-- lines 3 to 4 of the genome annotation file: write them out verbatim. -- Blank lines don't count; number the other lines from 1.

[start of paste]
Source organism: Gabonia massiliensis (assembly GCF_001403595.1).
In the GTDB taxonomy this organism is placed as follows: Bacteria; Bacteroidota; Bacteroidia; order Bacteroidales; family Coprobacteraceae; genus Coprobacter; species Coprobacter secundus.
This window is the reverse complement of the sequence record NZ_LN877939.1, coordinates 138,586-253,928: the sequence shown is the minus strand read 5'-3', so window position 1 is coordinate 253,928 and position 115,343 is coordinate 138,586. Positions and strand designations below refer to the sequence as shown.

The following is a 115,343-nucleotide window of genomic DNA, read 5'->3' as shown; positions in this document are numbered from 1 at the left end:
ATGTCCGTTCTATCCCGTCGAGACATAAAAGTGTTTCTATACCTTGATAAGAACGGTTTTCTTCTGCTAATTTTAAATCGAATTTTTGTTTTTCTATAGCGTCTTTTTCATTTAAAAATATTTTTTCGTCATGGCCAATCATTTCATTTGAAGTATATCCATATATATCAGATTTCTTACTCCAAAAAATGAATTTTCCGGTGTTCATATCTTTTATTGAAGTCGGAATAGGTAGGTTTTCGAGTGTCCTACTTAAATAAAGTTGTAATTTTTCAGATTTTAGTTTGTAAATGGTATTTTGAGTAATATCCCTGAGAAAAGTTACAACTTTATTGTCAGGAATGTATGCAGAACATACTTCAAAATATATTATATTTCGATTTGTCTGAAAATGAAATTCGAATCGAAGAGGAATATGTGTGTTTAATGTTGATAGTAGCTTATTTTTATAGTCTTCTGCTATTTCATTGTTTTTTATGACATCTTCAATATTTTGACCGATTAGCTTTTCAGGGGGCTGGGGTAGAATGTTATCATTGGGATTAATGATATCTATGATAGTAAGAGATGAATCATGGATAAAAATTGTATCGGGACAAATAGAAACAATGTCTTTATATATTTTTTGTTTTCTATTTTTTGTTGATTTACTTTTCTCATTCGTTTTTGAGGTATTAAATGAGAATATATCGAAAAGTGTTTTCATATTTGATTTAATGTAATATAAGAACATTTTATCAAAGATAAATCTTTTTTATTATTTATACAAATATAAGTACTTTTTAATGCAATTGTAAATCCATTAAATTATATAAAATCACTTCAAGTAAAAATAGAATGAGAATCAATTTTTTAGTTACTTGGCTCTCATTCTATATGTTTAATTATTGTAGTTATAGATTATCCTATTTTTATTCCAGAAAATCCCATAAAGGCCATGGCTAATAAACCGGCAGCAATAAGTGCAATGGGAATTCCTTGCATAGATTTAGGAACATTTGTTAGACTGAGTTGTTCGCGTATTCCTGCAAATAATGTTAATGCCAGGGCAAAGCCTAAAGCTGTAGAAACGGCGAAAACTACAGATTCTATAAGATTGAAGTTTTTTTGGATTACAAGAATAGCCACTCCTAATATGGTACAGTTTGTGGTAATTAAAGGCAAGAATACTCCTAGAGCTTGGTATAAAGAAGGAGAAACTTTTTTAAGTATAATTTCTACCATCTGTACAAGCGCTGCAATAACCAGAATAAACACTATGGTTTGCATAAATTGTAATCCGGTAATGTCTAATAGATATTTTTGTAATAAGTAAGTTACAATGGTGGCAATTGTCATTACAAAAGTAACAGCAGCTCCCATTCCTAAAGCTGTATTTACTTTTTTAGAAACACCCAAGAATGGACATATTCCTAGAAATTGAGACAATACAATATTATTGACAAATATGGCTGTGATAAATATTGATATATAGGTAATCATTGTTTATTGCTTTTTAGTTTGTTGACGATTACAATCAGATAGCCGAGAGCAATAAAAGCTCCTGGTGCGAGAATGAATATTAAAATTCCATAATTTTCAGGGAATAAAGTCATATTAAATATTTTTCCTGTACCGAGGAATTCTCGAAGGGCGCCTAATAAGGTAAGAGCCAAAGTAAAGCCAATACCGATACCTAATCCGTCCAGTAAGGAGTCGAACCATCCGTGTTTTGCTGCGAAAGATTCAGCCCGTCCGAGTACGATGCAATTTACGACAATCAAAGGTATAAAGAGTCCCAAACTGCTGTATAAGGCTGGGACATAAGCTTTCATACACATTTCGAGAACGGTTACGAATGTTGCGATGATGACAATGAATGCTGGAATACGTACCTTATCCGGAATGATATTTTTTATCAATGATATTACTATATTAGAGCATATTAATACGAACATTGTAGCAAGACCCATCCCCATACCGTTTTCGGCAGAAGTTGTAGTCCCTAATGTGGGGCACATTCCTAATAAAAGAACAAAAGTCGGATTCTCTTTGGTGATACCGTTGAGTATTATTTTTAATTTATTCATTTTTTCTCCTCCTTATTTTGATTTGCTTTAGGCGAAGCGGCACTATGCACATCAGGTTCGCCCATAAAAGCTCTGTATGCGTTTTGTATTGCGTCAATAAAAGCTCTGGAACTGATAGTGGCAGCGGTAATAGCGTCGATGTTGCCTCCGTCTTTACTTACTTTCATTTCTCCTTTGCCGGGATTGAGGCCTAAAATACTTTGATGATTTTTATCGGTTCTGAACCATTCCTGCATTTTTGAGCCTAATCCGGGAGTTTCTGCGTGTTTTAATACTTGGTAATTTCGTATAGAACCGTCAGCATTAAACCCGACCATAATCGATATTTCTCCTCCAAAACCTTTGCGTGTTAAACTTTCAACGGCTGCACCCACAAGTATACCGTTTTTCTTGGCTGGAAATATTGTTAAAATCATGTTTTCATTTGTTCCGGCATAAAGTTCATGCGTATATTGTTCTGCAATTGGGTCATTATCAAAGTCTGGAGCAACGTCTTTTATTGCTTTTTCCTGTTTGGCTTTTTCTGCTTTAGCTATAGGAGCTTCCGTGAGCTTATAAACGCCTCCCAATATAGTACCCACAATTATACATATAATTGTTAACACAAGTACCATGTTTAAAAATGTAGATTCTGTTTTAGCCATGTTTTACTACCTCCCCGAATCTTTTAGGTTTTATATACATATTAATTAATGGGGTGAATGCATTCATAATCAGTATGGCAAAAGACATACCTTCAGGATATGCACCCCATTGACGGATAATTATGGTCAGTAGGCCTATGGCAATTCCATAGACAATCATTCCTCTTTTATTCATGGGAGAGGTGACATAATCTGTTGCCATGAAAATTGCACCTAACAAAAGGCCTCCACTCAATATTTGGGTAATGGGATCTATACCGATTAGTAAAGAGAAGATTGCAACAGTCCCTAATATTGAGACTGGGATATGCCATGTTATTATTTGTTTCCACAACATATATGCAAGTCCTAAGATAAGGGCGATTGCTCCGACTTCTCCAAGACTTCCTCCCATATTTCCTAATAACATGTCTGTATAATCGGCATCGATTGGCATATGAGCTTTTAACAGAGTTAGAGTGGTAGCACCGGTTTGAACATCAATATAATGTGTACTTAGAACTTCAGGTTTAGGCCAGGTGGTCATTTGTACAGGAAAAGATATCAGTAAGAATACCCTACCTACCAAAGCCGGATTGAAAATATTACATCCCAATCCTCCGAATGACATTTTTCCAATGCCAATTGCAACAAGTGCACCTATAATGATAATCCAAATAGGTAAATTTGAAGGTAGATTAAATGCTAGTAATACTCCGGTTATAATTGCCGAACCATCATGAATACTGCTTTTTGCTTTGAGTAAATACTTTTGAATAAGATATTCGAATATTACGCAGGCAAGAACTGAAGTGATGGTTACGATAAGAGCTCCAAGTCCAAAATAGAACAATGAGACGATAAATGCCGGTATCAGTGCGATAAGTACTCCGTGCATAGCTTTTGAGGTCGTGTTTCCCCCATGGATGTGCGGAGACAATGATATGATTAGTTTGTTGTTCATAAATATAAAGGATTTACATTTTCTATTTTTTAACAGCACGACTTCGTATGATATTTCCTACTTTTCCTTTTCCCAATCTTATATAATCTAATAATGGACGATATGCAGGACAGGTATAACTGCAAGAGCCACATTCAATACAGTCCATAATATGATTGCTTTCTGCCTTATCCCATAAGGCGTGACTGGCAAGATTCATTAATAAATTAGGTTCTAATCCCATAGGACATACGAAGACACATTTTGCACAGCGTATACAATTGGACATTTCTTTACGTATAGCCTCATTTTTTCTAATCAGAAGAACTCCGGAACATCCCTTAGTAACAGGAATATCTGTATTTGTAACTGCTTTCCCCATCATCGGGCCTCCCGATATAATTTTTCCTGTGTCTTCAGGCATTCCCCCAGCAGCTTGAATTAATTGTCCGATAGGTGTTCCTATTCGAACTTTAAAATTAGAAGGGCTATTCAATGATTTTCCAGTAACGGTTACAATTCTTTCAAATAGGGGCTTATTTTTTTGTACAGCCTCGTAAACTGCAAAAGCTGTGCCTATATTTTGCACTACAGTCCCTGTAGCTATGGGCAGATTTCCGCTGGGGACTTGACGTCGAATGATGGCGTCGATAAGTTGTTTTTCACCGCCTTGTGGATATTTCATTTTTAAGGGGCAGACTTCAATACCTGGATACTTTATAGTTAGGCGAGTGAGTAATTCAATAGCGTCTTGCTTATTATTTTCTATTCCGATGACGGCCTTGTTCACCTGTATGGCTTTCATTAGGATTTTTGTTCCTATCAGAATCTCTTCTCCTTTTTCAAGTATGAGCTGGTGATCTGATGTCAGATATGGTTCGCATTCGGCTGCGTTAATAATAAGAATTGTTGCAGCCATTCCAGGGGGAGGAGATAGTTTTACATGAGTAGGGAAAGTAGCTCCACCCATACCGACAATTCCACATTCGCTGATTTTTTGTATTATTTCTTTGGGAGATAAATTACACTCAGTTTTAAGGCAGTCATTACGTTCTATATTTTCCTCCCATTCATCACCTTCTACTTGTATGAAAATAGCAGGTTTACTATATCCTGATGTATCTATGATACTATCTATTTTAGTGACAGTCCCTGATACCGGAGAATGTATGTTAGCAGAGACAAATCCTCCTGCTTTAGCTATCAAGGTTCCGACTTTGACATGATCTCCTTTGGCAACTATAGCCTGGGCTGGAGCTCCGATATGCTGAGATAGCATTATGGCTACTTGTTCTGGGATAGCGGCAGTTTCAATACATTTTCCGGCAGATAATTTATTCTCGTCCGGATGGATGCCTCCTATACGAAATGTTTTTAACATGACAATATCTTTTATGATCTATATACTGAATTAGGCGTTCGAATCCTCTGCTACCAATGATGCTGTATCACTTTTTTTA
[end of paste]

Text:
This window is the reverse complement of the sequence record NZ_LN877939.1, coordinates 138,586-253,928: the sequence shown is the minus strand read 5'-3', so window position 1 is coordinate 253,928 and position 115,343 is coordinate 138,586. Positions and strand designations below refer to the sequence as shown.

The following is a 115,343-nucleotide window of genomic DNA, read 5'->3' as shown; positions in this document are numbered from 1 at the left end: